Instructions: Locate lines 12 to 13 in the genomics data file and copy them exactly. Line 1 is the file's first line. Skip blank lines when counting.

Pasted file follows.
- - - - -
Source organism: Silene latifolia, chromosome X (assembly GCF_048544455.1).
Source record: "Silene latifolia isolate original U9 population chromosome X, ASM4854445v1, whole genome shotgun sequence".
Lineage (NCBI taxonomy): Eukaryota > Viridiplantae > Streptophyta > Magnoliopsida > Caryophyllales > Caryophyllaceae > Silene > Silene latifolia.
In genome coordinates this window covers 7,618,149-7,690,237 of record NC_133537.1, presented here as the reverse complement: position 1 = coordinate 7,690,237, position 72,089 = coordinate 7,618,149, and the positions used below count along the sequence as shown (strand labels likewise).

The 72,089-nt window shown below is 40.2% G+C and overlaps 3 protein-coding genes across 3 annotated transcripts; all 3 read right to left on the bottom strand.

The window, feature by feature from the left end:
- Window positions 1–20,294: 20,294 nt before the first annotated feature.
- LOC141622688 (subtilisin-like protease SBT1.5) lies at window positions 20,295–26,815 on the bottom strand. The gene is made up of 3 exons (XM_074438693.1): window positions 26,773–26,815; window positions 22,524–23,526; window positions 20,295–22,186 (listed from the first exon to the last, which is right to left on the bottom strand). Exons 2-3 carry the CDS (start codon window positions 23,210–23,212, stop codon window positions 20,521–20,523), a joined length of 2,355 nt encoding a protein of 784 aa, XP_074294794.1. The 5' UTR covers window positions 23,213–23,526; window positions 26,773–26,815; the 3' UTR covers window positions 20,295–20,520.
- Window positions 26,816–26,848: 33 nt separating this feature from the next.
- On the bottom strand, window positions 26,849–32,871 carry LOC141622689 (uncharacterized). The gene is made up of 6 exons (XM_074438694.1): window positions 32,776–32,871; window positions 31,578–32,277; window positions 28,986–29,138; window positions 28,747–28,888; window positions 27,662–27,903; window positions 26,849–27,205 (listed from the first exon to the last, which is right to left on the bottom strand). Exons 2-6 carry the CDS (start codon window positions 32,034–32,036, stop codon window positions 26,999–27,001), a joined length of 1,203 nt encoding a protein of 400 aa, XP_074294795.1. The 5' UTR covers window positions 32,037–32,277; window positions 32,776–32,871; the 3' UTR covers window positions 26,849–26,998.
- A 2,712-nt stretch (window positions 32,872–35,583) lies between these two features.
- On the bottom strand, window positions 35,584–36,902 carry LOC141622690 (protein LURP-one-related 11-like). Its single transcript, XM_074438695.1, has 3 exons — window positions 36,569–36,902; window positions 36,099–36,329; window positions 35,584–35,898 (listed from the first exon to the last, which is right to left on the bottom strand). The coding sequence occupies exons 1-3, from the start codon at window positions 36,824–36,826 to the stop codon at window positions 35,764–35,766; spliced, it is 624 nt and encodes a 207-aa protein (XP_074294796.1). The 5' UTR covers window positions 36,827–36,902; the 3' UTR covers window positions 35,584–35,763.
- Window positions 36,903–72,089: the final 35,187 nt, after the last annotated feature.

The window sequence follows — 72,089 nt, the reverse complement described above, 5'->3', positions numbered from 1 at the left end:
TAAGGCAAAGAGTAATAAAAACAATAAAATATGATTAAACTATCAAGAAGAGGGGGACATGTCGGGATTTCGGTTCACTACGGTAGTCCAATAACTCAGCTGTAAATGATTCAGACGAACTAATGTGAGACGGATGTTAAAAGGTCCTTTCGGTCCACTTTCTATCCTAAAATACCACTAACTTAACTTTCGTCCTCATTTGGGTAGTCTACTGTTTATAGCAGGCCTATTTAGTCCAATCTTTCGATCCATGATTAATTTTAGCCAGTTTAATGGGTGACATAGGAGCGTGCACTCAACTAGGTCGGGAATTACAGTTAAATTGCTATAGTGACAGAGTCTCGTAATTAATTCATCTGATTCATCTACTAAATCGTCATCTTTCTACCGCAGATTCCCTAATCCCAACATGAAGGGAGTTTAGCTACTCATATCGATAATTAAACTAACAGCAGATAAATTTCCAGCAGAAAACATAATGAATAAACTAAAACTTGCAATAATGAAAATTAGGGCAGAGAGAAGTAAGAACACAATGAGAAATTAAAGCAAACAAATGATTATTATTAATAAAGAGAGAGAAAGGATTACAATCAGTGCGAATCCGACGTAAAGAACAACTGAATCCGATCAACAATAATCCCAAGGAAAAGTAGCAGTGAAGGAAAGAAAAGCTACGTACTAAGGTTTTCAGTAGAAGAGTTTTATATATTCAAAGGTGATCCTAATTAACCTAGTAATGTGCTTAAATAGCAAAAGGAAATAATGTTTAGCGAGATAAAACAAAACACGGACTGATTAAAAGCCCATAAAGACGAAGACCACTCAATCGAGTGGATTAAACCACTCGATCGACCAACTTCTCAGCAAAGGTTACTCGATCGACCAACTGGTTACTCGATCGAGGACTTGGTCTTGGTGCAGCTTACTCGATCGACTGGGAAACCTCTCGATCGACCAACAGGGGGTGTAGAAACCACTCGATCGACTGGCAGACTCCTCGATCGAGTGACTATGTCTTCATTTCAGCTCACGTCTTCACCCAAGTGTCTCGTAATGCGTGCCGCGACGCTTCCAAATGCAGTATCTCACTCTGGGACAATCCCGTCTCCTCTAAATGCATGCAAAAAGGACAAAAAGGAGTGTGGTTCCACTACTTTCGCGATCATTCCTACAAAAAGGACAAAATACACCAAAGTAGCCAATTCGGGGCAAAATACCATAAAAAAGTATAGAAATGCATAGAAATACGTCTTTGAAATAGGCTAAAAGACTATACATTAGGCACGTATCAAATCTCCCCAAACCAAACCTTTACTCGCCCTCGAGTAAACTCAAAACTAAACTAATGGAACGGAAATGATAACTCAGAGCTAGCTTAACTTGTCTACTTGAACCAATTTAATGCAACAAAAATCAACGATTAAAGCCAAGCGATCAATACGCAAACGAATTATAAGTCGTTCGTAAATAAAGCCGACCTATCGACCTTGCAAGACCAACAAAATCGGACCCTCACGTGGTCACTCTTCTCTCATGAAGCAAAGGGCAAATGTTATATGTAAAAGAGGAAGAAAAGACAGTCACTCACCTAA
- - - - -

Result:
- On the bottom strand, window positions 35,584–36,902 carry LOC141622690 (protein LURP-one-related 11-like). Its single transcript, XM_074438695.1, has 3 exons — window positions 36,569–36,902; window positions 36,099–36,329; window positions 35,584–35,898 (listed from the first exon to the last, which is right to left on the bottom strand). The coding sequence occupies exons 1-3, from the start codon at window positions 36,824–36,826 to the stop codon at window positions 35,764–35,766; spliced, it is 624 nt and encodes a 207-aa protein (XP_074294796.1). The 5' UTR covers window positions 36,827–36,902; the 3' UTR covers window positions 35,584–35,763.
- Window positions 36,903–72,089: the final 35,187 nt, after the last annotated feature.